The TPP and TTIP intend to reshape world trade rules for the 21st century. However, the negotiations exclude some 160 countries, which are home to over 80% of the world’s population. These countries typically grow 3% a year or so faster than those included in mega-regional negotiations and, on current trends, may well account for over half of world trade in the not distant future. Thus, how the excluded countries respond to the rise of the mega-regionals is an important question not only for their citizens, but also for the United States, the European Union, Japan and the other 10 countries that are participants in the negotiations.

Uncertainties and possible impact

Uri Dadush
Dadush was a senior associate at the Carnegie Endowment for International Peace. He focuses on trends in the global economy and is currently tracking developments in the eurozone crisis.
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Very large uncertainty is attached to the content and timing of the mega-regionals. Indeed, whether these enormously complex agreements will conclude at all, or whether they are reduced to a minimum common denominator outcome that does not commit the parties to much, is unknown. Even if the TPP, which is by far the most advanced, is agreed on in 2014, the confidence interval around the “bite” of its provisions is wide, ratification by the US Congress is uncertain and implementation of its more significant measures could take many years. Thus, even though their own policy response could require long lead times, many of the excluded countries may decide to adopt a wait-and-see posture. Furthermore, since any response requires commitment of negotiating resources and political capital, the excluded countries will be inclined to look for strategies that are robust to the many possible outcomes.

The starting point for formulating an appropriate response to the mega-regionals is how the agreements are likely to affect the excluded country’s defensive and offensive trade interests. One can already predict that the vast majority of export sectors will be little affected by the TPP and TTIP since tariffs among the contracting parties are already low, and the reduction of many non-tariff barriers (such as custom delays and red tape) are likely to have MFN effects. However, there will also be instances (garments, autos, sugar, cotton, etc.) where tariff peaks prevail and significant trade diversion could occur as a result of their reduction or elimination. And, while the adoption of common standards could open up new export opportunities, there will be instances, especially if the reforms take the form of mutual recognition, where the new standards provide a significant advantage to firms of the contracting parties. There will also be instances where import- competing firms in the excluded countries will be adversely affected, as firms of the contracting parties that compete with them will benefit from economies of scale, lower tariffs and improved cash flow. Many of the effects on both exports and imports will be indirect, as changes in the competitive position of one firm will resonate up and down the supply chain.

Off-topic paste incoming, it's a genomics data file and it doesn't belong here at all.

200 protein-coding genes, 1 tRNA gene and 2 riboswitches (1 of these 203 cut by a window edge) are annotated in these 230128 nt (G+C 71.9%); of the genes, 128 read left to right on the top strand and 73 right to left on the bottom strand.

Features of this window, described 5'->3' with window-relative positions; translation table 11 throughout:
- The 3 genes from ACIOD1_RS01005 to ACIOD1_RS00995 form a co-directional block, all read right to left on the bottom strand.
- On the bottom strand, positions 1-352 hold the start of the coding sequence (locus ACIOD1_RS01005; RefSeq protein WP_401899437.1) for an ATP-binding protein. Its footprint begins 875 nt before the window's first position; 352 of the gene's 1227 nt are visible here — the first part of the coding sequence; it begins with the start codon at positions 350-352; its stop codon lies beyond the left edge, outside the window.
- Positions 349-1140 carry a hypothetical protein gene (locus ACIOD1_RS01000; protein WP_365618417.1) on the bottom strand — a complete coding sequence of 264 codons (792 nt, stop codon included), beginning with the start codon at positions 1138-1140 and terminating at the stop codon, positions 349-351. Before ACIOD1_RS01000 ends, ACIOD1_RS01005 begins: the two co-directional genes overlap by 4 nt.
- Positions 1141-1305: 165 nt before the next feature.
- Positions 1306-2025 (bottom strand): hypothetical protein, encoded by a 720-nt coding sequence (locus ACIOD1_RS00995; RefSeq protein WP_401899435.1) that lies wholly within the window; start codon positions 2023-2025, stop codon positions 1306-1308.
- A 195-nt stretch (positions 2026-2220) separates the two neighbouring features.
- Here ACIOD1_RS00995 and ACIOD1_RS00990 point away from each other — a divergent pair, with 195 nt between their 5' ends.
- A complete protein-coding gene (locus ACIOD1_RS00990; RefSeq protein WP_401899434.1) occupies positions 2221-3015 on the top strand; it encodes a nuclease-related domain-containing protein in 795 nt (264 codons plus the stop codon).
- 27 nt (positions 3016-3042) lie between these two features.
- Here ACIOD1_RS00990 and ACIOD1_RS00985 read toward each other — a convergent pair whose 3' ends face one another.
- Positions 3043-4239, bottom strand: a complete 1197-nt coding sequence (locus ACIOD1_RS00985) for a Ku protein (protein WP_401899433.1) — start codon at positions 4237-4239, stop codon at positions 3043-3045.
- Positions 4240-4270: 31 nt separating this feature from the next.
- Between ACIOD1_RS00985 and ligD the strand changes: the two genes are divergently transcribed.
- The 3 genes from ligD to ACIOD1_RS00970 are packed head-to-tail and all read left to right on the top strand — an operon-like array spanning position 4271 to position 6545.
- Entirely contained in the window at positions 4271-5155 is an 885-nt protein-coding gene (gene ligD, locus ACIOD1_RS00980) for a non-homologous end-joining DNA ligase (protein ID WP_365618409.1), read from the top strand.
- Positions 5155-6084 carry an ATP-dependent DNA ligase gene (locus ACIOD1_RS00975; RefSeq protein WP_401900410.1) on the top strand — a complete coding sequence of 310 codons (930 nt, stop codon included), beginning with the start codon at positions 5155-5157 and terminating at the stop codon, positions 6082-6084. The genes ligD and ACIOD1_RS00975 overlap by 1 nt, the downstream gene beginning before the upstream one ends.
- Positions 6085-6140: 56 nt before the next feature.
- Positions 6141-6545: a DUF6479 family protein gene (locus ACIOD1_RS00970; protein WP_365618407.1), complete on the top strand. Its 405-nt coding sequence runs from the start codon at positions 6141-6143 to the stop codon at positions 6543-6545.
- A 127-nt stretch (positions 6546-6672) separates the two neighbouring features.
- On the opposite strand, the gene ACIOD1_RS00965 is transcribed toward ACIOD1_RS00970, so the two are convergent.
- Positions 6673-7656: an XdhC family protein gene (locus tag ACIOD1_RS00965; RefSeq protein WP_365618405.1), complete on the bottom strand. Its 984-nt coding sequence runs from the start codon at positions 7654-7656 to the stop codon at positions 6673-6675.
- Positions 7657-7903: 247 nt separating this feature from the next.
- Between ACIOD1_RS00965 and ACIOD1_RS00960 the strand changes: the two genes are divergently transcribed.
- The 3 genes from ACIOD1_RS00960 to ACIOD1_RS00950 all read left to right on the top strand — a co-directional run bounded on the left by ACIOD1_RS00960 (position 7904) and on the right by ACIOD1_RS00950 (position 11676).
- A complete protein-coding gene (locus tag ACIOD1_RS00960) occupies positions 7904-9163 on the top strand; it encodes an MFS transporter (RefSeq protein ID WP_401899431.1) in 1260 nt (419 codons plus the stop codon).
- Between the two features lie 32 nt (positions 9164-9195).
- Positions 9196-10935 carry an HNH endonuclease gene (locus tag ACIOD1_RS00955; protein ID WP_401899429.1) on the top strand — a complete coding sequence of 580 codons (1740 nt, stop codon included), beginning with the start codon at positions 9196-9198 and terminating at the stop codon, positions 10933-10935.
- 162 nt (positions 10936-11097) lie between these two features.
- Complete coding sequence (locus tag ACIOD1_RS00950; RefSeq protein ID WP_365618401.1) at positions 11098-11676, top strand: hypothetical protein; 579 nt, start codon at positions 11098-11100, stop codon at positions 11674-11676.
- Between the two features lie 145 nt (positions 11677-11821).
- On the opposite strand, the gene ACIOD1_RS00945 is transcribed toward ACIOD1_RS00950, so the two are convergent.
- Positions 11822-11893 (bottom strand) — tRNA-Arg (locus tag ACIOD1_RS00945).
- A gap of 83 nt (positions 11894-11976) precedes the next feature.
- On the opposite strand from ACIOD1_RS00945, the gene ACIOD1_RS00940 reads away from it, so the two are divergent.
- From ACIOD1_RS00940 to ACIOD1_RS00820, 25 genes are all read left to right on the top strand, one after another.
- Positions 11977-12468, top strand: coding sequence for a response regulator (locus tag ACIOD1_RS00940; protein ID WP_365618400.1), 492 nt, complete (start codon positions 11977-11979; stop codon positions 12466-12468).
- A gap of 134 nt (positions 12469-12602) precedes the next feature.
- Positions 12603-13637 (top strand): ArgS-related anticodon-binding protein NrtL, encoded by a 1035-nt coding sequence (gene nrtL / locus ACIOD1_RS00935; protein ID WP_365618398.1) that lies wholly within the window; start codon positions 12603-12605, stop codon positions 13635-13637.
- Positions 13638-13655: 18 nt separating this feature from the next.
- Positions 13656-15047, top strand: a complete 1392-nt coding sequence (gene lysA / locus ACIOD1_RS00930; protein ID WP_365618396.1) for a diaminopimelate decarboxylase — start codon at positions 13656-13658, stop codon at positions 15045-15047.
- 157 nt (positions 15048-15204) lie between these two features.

While much of the impact on excluded countries will occur in specific sectors and thus calls for careful monitoring of the provisions being negotiated at a micro level, one cannot lose sight of the systemic implications of the mega-regionals, especially as changing the global trade rules is set out as an explicit objective by US and European negotiators. If successful, the agreements could set up new benchmarks and approaches – for example in the life of patents or in policies governing exchange rates – which will either supersede WTO or eventually come to be integrated into WTO. Even if no attempt is made to broaden the reach of the new standards to other countries, their adoption by countries representing such a large share of global economic activity will be of great significance to exporters and import- competing firms around the world. In practice, this means that excluded countries will see their influence on the global trade architecture diminish. Moreover, even for the largest excluded countries, such as China, an individual response to the systemic effects of mega-regionals is unrealistic. It is instead likely to rest in coalition formation with like-minded countries who want to see different outcomes. A natural place to seek out such coalitions is in the WTO, but history shows that the pursuit of parallel or competing regional deals is the more likely path.

Response

How should excluded countries respond? The tendency is to think of countries as led by an all-knowing and independent expert who will choose the public interest. In practice, the response to the mega-regionals will reflect the weight of domestic political interests and how they see themselves affected by the new trends. One implication is that countries are unlikely to react until an important domestic constituency sees a clear threat or opportunity. Another implication is that the largest countries, especially those that see themselves as rising powers – such as China, India and Brazil – will probably react faster to the perceived systemic implications of the mega-regionals, including their geopolitical and security implications, than will many smaller countries who see themselves as little able to affect the system.

Following are the pure strategies that can be pursued, recognizing that they will sometimes be deployed in combination.

1. Do nothing

This is often a bad strategy but one to which many political systems naturally converge. In this case, the uncertainties are so big that it may make sense to wait and see, especially for small countries that cannot hope to affect the negotiations or to realistically craft a systemic response. Even then, countries will want to monitor developments closely and analyse the impact of alternative scenarios or outcomes on their most important trade interests. They may begin to devise strategies and send out feelers to trading partners.